Cubs: INF Nico Hoerner (left hamstring strain) will begin a rehab assignment Sunday with Triple-A Iowa.

Dodgers: Yoshi Tsutsugo (right calf strain) will get at least another week at Triple-A Oklahoma City before he is re-evaluated.


Dodgers star Clayton Kershaw (8-7, 3.43 ERA) hopes to atone for the shortest start of his career May 4 at Wrigley Field when he pitches the series finale against Albert Alzolay (4-6, 4.19 ERA).

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Rumors: Dodgers Owners Walter, Boehly Reportedly to Buy Stake in Lakers Franchise Sat, 26 Jun 2021 15:59:00 +0000 […]]]> Dodgers owners Mark Walter and Todd Boehly are reportedly purchasing the minority ownership stake of the Lakers being sold by Philip Anschultz, Yahoo Sports reported Saturday.

News broke late Friday that Anschultz would be selling the second-largest stake of the team, a 27-percent share, which trails only the 66 percent owned by the Buss family. The deal is pending approval by the NBA’s Board of Governors.

Sportico says it has five sources; two of which are saying the deal is valued at $5 billion. Anschultz founded AEG, which alongside the Lakers owns the Staples Center. The stake in the Lakers was not owned by AEG, but Anschultz personally.

A deal could be finalized in early July.

The Lakers are ranked by Forbes as the 7th most valuable sports franchise at $4.6 billion as of May, trailing the Dallas Cowboys (NFL), Yankees, New York Knicks (NBA), Barcelona (Soccer), Real Madrid (Soccer) and the Golden State Warriors (NBA). The Dodgers were ranked No. 16 with a value of $3.57 billion, the second-best in the Major Leagues.

Walter’s net worth is estimated to be $4.9 billion according to Forbes. He is the CEO of Guggenheim Partners, which has over $310 billion in assets under management. Other investments of his include stakes in plant-based food maker Beyond Meat and online car vendor Carvana.

Between the Dodgers and Lakers, Los Angeles has really bonded through the success of the two teams, especially after they both won world championships in 2020.

A well-known partner of Guggenheim Partners’ purchase of the Dodgers in Magic Johnson, who is a Lakers legend and former owner of the basketball staple. After he sold his stake of the team in 2010, he became president of basketball operations; a role he renounced as well. In 2019 he stepped down after alleging that there was lots of whispering and backstabbing going on in the organization. He would go on to appear on ESPN and accuse team general manager Rob Pelinka of stabbing him in the back.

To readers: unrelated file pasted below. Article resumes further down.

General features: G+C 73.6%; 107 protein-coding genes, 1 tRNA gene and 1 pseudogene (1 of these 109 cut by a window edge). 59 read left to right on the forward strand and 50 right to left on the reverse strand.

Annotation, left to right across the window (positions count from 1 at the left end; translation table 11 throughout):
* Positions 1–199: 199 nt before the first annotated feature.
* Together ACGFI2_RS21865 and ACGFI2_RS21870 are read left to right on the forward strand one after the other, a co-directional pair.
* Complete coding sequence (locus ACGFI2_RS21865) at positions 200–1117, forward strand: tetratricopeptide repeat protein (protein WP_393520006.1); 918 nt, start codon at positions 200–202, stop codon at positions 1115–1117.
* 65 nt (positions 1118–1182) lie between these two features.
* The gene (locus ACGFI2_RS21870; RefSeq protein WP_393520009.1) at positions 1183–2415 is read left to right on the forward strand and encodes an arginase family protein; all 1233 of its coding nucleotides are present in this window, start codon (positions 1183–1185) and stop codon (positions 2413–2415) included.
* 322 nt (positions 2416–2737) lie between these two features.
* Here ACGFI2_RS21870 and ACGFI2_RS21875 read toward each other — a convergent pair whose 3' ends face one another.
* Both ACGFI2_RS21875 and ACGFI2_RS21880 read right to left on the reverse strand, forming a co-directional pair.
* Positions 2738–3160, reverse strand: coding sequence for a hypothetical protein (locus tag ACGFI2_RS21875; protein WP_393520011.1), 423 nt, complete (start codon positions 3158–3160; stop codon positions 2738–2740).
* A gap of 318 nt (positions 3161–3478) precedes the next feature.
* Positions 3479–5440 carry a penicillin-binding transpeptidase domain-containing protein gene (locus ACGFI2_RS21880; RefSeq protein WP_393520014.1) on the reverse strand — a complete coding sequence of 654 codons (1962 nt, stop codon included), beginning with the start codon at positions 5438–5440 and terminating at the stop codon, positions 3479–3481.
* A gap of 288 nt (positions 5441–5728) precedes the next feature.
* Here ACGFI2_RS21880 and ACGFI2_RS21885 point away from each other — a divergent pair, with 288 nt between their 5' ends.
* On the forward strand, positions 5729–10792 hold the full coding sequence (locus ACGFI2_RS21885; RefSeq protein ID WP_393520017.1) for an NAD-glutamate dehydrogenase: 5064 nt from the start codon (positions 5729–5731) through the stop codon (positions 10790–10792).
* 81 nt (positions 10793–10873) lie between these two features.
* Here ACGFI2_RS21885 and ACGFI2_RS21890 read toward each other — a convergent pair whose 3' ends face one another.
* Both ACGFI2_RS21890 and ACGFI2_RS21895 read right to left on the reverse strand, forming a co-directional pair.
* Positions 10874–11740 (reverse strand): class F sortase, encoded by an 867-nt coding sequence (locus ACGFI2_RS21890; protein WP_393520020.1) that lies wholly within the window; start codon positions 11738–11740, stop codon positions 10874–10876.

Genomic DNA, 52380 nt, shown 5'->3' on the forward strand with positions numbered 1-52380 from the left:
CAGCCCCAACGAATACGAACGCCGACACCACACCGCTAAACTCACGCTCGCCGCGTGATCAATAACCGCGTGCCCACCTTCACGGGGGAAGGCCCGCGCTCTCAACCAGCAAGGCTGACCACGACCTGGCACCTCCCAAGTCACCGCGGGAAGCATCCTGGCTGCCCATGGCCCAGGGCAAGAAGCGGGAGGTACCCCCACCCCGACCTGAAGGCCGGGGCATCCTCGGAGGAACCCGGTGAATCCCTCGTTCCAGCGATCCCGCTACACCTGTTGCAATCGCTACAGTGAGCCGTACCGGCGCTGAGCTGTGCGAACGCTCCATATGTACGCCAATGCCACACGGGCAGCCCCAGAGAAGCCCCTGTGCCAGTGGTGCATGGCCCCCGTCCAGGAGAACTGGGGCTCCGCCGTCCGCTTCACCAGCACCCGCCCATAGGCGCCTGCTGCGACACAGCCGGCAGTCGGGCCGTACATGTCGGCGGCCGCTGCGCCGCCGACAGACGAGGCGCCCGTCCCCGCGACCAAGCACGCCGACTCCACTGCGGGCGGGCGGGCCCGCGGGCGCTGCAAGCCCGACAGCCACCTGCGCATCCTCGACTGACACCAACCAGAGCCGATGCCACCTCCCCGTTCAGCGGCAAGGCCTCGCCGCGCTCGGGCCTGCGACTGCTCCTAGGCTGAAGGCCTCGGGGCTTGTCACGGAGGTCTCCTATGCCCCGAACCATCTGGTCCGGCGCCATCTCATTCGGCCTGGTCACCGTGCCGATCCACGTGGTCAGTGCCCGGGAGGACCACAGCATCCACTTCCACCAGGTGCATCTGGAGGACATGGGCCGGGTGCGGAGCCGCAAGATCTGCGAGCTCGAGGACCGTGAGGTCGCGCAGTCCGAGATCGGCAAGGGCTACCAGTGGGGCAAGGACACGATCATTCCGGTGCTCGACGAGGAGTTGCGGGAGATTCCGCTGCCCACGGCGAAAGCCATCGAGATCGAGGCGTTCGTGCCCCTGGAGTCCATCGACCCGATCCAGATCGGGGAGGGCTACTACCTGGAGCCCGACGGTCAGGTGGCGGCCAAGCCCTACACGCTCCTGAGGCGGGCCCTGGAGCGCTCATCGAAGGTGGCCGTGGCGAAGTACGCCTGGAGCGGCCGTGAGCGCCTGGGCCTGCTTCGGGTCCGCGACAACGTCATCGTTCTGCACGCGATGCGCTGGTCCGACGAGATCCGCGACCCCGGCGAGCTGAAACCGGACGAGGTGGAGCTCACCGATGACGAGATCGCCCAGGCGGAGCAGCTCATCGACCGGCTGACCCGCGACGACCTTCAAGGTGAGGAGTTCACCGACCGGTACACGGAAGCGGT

In theory, the two teams may be tied together again shortly, and one has to think that Johnson and Pelinka could work together again. For anybody worried, the two have said to have reconciled after the Lakers won the NBA Championship in 2020.

Stay tuned to see what happens next in the bonding of the Lakers and the Dodgers.

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Dodgers: After Historic Loss and Offensive Woes, Dodgers Right Ship Heading Into Game 3 vs. Cubs Sat, 26 Jun 2021 15:39:13 +0000 […]]]> For a while there, it seemed as if everything was starting to crash.

Pitchers with a first inning phobia, an anemic offense, a gritty Padres team. All of that led to a sweep in San Diego.

The Dodgers returned back to the friendly confines of the Ravine, only to get hit with a sobering wake up call as they were no-hit by Zach Davies and the Chicago Cubs bullpen.

Sentiments postgame then were a combination of treating that like it was only one game in a marathon, with the concession that they needed to find their groove offensively.

Find that they did on Friday night, as clutch home runs from AJ Pollock and Max Muncy sealed a 6-2 Dodger win.

And in the process, that might have righted the ship at an important time.